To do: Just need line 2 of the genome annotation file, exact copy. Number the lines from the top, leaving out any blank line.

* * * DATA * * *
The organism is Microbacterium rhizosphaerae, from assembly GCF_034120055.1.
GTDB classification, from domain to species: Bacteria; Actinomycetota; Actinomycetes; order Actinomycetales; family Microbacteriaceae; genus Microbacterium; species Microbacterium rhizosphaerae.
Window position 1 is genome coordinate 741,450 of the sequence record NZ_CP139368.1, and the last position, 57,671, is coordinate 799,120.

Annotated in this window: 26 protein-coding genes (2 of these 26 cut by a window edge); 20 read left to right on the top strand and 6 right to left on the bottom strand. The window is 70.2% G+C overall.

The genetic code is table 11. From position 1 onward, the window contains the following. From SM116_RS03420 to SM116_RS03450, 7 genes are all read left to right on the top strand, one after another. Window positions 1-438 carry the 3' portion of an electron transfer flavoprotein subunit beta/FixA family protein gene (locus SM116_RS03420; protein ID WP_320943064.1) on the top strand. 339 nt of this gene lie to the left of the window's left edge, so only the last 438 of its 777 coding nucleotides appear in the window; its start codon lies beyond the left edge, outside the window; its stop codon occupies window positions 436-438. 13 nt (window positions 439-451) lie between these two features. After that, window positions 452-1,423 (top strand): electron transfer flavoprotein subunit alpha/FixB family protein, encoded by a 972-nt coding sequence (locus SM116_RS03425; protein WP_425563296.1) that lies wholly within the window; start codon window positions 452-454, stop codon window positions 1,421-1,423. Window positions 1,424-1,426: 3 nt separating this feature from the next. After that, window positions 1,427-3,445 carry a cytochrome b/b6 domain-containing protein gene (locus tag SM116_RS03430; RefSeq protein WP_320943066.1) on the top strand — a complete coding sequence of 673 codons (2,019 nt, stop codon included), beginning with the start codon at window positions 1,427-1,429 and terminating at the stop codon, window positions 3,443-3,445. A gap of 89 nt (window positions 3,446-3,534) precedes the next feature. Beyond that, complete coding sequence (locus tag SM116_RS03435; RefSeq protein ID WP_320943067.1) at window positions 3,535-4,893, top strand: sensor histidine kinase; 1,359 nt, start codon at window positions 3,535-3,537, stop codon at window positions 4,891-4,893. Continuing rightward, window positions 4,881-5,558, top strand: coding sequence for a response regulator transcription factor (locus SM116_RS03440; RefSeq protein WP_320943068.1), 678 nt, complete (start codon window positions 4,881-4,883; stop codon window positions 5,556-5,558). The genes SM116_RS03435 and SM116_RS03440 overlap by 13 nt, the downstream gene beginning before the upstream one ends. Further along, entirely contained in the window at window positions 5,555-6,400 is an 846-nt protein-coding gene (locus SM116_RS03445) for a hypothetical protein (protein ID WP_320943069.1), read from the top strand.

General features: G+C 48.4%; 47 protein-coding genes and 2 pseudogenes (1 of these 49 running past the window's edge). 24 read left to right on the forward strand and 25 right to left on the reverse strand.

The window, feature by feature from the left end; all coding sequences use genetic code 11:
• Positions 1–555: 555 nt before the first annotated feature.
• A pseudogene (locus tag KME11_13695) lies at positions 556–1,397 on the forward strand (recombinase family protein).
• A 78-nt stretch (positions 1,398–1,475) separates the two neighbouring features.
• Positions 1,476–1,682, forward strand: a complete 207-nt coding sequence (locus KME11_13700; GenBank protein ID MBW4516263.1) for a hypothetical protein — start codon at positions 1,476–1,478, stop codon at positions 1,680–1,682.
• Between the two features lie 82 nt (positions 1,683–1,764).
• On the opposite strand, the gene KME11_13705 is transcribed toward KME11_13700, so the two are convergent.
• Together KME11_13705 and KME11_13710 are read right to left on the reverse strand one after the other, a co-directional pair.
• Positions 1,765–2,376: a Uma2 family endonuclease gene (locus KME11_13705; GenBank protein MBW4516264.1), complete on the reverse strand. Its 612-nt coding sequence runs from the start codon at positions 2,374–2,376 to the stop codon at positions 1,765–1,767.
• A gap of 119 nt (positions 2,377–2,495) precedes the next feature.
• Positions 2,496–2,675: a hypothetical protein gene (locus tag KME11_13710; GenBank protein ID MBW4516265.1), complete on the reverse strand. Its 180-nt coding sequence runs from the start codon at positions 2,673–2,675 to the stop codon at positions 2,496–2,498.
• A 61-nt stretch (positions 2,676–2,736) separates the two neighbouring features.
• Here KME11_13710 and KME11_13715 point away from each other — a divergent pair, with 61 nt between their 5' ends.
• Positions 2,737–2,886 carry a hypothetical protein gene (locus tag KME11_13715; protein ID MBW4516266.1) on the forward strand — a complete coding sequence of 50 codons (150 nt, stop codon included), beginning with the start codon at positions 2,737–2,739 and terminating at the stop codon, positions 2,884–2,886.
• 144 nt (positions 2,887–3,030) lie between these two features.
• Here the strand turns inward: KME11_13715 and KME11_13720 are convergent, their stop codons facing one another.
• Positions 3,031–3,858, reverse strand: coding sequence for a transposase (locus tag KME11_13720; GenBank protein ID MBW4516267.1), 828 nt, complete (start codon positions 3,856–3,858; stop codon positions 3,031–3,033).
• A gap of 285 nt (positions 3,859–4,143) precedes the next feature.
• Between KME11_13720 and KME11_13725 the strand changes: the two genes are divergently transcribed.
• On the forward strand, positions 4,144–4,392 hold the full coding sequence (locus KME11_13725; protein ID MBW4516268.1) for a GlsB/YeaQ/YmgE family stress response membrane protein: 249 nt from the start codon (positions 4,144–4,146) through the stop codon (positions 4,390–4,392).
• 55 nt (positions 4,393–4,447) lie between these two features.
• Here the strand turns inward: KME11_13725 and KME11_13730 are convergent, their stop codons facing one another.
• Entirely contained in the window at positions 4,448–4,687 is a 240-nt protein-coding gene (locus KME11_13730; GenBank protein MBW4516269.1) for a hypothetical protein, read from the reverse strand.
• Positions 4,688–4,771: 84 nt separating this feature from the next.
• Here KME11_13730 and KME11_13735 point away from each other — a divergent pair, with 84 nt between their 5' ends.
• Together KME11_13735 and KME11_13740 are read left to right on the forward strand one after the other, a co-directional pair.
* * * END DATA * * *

GTDB classification, from domain to species: Bacteria; Actinomycetota; Actinomycetes; order Actinomycetales; family Microbacteriaceae; genus Microbacterium; species Microbacterium rhizosphaerae.